One problem was that no one was actually testing global aid programs — methodically — to see if they really changed people’s lives permanently. „They haven’t been taking the scientific method to problems of poverty,” he says.
Take for instance, a charity that gives a family a cow. The charity might check on the family a year later and say, „Wow! The family is doing so much better with this cow. Cows must, be the reason why.”
But maybe it wasn’t the cow that improved their lives. Maybe the family had a bumper crop that year, or property values went up in the neighborhood. Researchers really weren’t doing those experiments, Karlan says.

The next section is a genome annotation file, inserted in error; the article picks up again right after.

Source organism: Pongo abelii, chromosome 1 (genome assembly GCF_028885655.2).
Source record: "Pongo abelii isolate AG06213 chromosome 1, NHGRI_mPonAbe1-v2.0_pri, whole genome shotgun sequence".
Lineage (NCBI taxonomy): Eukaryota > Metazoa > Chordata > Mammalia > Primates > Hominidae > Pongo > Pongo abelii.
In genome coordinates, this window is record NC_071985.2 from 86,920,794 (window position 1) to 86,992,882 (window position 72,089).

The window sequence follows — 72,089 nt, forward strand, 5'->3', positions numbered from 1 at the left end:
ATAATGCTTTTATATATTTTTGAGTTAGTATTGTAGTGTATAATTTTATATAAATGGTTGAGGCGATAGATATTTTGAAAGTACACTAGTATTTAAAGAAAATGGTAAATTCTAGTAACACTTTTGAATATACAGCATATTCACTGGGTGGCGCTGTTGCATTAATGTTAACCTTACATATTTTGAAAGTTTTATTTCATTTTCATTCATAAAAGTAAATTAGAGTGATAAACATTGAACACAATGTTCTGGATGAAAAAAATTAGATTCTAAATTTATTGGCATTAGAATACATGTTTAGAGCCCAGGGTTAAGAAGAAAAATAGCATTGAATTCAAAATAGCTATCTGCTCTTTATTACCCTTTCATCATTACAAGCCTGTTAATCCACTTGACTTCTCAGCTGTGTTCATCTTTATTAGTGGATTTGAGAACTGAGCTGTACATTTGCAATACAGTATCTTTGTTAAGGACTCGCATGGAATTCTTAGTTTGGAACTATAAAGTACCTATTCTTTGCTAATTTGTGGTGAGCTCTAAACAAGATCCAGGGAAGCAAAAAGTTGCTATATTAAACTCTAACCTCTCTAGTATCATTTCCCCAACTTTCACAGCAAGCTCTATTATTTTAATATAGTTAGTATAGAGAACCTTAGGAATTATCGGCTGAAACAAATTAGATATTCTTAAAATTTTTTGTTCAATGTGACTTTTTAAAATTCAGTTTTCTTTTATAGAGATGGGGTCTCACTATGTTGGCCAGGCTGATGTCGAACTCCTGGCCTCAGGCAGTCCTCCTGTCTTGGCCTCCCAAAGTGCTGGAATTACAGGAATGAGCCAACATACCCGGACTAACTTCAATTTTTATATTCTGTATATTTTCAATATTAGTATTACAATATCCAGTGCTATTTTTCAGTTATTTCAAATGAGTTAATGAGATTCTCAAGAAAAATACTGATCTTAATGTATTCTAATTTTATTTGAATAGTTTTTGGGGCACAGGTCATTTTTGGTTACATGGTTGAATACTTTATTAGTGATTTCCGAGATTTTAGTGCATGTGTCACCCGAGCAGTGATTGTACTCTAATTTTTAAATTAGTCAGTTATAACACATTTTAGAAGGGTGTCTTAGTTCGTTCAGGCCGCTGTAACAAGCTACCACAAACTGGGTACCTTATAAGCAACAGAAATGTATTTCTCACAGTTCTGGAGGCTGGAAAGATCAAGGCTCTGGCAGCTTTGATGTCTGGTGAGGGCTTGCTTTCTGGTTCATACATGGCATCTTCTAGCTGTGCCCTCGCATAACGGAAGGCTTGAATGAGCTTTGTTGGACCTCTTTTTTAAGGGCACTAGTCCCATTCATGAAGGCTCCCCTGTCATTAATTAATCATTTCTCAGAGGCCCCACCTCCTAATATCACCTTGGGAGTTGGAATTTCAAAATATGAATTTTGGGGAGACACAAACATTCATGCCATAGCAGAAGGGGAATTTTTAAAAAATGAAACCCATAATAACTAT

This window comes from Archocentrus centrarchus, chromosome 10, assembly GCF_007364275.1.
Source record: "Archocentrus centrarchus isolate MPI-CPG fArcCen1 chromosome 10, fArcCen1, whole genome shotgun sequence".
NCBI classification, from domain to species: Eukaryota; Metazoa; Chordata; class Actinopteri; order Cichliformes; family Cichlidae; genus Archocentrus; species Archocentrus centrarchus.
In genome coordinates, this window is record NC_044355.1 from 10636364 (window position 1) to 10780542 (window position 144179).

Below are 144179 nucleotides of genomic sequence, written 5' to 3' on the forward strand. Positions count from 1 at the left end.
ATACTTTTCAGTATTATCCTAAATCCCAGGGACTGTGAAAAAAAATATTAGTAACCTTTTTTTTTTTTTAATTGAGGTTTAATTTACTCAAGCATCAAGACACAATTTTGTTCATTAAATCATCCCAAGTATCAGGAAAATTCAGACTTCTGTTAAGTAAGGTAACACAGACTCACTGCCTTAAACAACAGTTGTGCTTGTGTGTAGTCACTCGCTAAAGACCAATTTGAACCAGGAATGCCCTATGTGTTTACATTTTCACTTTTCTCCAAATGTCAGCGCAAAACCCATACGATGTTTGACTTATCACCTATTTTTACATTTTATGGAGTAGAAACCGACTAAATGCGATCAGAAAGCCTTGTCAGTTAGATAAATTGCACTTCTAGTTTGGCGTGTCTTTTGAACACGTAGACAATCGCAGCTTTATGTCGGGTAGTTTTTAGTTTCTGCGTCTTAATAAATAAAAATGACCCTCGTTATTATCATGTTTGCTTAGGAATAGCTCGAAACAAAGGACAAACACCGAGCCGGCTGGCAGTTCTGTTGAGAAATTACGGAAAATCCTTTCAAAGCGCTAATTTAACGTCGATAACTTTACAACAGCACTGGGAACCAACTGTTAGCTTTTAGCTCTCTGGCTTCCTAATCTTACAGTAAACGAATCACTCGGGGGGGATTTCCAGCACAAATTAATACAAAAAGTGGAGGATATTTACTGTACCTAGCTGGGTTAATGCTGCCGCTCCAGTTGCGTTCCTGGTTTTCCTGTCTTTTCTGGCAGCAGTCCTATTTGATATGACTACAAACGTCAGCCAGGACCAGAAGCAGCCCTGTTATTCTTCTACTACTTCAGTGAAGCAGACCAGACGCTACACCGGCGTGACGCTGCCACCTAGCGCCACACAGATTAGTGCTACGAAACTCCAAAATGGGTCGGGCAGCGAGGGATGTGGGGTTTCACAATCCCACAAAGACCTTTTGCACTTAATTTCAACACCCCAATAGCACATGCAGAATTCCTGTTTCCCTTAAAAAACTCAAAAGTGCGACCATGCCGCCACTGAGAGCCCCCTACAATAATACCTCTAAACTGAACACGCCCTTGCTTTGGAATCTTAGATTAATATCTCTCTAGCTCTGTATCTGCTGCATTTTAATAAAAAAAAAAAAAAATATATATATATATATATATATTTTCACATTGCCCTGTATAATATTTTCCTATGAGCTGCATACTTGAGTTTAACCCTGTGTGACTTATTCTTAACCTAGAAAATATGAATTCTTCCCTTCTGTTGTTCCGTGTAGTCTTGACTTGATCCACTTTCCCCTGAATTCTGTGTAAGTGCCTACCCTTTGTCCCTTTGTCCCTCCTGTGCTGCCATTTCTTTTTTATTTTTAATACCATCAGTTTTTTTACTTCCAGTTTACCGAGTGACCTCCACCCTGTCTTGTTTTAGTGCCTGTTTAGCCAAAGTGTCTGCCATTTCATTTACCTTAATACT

So he and a bunch of his colleagues had a radical idea: Test aid with the same method doctors use to test drugs (that is, randomized control trials).
The idea is quite simple. Give some families aid but others nothing. Then follow both groups, and see if the aid actually made a difference in the long run.
Karlan, who’s now a professor at Yale University, says many people were skeptical. „I have many conversations with people who say, 'You want to do what? Why would you want to do that?’ ”
One issue is that some families go home empty handed, with no aid. So the idea seems unethical. But Karlan disagrees. „The whole point of this is to help more people,” he says.
„What It Takes To Lift Families Out Of Poverty”